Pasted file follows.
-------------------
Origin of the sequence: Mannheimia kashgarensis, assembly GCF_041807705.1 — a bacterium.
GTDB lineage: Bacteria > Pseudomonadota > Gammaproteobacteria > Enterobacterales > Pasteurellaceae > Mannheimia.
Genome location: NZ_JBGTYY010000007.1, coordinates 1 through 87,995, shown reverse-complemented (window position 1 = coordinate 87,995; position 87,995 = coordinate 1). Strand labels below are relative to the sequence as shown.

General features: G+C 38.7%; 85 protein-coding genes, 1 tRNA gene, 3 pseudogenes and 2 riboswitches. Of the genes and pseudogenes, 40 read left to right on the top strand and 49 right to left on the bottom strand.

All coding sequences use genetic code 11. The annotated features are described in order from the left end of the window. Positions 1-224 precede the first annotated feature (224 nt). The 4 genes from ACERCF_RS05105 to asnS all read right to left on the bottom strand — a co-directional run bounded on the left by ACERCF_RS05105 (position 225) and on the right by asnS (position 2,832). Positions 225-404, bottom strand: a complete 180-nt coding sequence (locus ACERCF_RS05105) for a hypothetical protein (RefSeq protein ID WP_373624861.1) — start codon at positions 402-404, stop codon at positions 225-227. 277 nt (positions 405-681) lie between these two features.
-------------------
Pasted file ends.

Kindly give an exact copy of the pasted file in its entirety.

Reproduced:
Origin of the sequence: Mannheimia kashgarensis, assembly GCF_041807705.1 — a bacterium.
GTDB lineage: Bacteria > Pseudomonadota > Gammaproteobacteria > Enterobacterales > Pasteurellaceae > Mannheimia.
Genome location: NZ_JBGTYY010000007.1, coordinates 1 through 87,995, shown reverse-complemented (window position 1 = coordinate 87,995; position 87,995 = coordinate 1). Strand labels below are relative to the sequence as shown.

General features: G+C 38.7%; 85 protein-coding genes, 1 tRNA gene, 3 pseudogenes and 2 riboswitches. Of the genes and pseudogenes, 40 read left to right on the top strand and 49 right to left on the bottom strand.

All coding sequences use genetic code 11. The annotated features are described in order from the left end of the window. Positions 1-224 precede the first annotated feature (224 nt). The 4 genes from ACERCF_RS05105 to asnS all read right to left on the bottom strand — a co-directional run bounded on the left by ACERCF_RS05105 (position 225) and on the right by asnS (position 2,832). Positions 225-404, bottom strand: a complete 180-nt coding sequence (locus ACERCF_RS05105) for a hypothetical protein (RefSeq protein ID WP_373624861.1) — start codon at positions 402-404, stop codon at positions 225-227. 277 nt (positions 405-681) lie between these two features.